At some point in our lives, we all face uncertainty when it comes to our finances. Whether we’re facing debt as a result of a natural disaster or other accident, are having trouble managing credit cards, or have recently been hospitalized and are now dealing with extensive bills, there may come a time where the debt is too overwhelming to handle. If you reach that point, you could benefit from working with a Baltimore bankruptcy lawyer.
According to the U.S. Financial Health Pulse report from 2019, more than 70% of Americans are having some type of financial problems. Employment status, health events, and spending more than what’s being owed are some of the contributing factors to the instability most Americans face financially.
When debt becomes overwhelming, bankruptcy can give a person a fresh start financially. Choosing to file bankruptcy is a big deal, which is why it’s important to understand the implications and potential outcomes. When you work with Belsky, Weinberg & Horowitz, LLC, we’ll guide you through the process and help you determine how best to secure your future.
If you are considering filing for bankruptcy due to financial issues during COVID-19, you may benefit from reading our guide to the COVID-19 bankruptcy laws and procedures which affect Maryland residents.
Understanding the U.S. Bankruptcy Code and Bankruptcy in Maryland
According to the United States Courts, bankruptcy helps individuals who can longer pay their debts. Typically, debt is taken care of in one of two ways: liquidation or reorganization. With liquidation, a person sells their assets to pay back the money they owe. Reorganization gives a debtor time to pay back the money they owe through a court-approved repayment plan.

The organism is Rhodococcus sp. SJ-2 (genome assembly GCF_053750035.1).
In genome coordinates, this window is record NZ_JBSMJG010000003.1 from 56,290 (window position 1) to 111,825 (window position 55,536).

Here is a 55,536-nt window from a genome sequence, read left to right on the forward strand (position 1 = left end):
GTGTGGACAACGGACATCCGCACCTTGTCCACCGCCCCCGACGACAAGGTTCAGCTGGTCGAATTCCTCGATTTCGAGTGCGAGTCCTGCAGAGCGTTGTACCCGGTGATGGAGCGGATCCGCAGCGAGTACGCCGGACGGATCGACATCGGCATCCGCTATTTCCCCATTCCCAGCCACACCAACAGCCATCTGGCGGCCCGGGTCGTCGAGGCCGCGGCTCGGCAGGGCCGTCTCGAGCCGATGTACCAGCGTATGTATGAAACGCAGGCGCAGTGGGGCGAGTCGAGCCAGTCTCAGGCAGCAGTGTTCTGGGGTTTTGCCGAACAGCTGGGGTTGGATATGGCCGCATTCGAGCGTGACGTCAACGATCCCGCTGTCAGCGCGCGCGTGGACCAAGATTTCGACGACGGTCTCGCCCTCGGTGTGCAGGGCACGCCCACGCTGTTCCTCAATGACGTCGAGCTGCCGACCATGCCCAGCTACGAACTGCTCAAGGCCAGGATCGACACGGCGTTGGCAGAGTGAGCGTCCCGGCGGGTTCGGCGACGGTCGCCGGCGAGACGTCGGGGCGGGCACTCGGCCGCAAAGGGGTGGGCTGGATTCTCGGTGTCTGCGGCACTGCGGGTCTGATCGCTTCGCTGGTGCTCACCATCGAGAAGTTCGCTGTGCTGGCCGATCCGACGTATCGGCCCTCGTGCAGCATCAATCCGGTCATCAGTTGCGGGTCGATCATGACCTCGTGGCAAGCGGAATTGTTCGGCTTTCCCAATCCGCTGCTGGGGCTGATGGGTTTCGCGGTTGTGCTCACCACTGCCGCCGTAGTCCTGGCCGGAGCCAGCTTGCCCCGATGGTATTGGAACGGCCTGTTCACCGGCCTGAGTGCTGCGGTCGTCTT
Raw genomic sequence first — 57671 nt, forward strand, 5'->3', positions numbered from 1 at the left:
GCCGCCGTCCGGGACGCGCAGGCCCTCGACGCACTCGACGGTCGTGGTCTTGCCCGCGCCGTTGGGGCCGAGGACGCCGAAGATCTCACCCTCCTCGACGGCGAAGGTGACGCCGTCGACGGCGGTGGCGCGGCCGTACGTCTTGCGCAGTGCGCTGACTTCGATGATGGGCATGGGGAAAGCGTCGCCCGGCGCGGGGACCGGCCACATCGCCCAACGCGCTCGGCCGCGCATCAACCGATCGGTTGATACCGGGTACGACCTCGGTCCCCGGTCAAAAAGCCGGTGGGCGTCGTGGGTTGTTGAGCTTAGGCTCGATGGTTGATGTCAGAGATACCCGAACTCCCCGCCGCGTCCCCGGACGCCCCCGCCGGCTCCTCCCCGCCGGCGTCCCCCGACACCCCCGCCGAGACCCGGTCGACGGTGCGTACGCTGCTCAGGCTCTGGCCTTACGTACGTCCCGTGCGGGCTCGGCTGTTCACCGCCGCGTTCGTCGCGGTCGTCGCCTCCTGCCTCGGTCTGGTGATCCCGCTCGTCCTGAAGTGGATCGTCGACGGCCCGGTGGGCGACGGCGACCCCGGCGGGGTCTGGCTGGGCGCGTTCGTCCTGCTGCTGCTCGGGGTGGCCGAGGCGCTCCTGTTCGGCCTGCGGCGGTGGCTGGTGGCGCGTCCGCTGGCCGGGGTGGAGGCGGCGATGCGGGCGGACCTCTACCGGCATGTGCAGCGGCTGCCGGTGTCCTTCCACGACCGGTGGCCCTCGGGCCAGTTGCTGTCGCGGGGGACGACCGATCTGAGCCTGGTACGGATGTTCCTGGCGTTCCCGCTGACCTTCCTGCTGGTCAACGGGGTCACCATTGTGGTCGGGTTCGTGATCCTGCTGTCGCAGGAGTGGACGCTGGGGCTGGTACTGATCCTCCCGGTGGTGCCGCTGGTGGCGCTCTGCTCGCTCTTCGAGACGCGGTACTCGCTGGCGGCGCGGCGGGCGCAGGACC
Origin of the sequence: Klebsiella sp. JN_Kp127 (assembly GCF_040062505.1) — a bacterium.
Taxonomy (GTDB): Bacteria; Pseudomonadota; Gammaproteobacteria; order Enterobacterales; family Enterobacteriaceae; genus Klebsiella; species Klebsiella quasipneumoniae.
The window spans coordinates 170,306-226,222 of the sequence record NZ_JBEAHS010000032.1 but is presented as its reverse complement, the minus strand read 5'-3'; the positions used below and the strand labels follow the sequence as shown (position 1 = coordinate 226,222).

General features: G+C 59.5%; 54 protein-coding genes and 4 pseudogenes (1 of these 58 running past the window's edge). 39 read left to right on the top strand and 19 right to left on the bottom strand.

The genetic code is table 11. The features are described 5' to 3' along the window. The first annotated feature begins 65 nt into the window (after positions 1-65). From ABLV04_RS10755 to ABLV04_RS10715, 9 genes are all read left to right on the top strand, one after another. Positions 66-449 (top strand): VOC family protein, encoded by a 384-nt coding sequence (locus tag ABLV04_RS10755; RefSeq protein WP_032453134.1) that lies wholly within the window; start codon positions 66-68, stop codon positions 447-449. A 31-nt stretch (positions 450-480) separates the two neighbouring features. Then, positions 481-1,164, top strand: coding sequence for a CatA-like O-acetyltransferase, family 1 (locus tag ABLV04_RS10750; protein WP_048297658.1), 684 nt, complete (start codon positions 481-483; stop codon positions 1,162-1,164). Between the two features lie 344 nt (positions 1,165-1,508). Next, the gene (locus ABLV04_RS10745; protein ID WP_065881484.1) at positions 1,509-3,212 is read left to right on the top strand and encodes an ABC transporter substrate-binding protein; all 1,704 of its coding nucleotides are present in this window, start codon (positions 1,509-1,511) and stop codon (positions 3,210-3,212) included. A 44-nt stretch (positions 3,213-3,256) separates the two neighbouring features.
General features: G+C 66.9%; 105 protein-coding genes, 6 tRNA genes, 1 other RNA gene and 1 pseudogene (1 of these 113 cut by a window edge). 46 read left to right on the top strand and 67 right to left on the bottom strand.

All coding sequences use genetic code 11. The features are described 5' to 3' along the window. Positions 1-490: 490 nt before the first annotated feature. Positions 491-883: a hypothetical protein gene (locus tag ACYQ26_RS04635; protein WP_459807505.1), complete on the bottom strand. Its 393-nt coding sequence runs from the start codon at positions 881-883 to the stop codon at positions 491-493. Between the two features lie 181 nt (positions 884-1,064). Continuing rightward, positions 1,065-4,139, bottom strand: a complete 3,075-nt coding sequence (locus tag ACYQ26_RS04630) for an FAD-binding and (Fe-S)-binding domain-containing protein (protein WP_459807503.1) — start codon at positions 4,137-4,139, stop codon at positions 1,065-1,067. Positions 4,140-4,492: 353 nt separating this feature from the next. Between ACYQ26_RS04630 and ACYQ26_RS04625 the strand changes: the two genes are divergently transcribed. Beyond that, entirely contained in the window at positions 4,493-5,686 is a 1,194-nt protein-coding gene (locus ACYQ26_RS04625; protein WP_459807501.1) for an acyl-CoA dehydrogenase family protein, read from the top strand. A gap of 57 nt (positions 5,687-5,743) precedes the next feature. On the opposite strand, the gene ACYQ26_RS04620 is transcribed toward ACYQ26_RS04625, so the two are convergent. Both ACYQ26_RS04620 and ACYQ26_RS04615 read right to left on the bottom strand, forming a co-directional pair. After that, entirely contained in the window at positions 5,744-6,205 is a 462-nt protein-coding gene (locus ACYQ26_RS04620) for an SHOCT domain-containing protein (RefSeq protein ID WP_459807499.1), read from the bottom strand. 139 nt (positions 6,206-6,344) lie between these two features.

All bankruptcy cases are handled in federal court under outlines rules in the U.S. Bankruptcy Code. In Maryland, there are bankruptcy courts located within each of the 94 federal judicial districts.
The bankruptcy process is complex, which is why it’s often in a debtor’s best interest to work with an experienced bankruptcy lawyer. When you first meet with your attorney, they’ll help you determine which type of bankruptcy you’ll want to file.
Types of Bankruptcy
While the general goal of bankruptcy is to clear debt, there are six different types that can be filled—all of which work for certain people or businesses in specific circumstances. Let’s start by taking a look at the most commonly filed types—Chapter 7 and Chapter 13.
Chapter 7 Bankruptcy
Also known as liquidation, Chapter 7 bankruptcy is the most common type of bankruptcy for individuals. When someone applies for this type of bankruptcy, a court-appointed trustee oversees the sale of the person’s assets—which can include anything that has value. The money made from the liquidation is used to pay off the creditors. In most cases, the debtor’s home and car are safe from liquidation. If a property is being sold, there may be a short sale.
In the event there is remaining unsecured debt, like from credit cards or medical bills, the amount is typically erased. It’s important to note, however, that some debt, like student loans and taxes, are not forgivable through bankruptcy.
Chapter 7 is only available to those who the court decides don’t make enough money to pay back their debt in any way. A means test is used to compare the debtor’s income to the state average. Finances are also examined to determine if there is disposable income.
Once a person has filed Chapter 7, it stays on their credit report for up to ten years and it can have a negative impact on the score. A person cannot file this type of bankruptcy more than once over a span of eight years.
Chapter 13 Bankruptcy
Where Chapter 7 liquifies debt, Chapter 13 reorganizes it. In other words, when a person is approved to file Chapter 13 bankruptcy the court approves a monthly payment plan so they can pay back a portion of their unsecured debt and all of their secured debt. Most repayment plans happen over a period of three to five years.
This type of bankruptcy gives debtors the chance to keep their assets and catch up on debt without facing significant financial struggles. Under federal law, anyone can file for Chapter 13, so long as their unsecured debt is less than $419,275 and their secured debt is less than $1,257,850.
Filing for Chapter 13 does stay on a credit report; however, it only stays on for seven years. In regard to filing again, a person has to wait at least two years.
In addition to Chapter 7 and Chapter 13, there are also the following types of bankruptcy:
- Chapter 11 Bankruptcy. Chapter 11 is similar to Chapter 13, as it gives debtors time to reorganize and pay off their debt. The difference, however, is that this type of bankruptcy is used by businesses, corporations, and individuals who have too much debt to qualify for Chapter 13.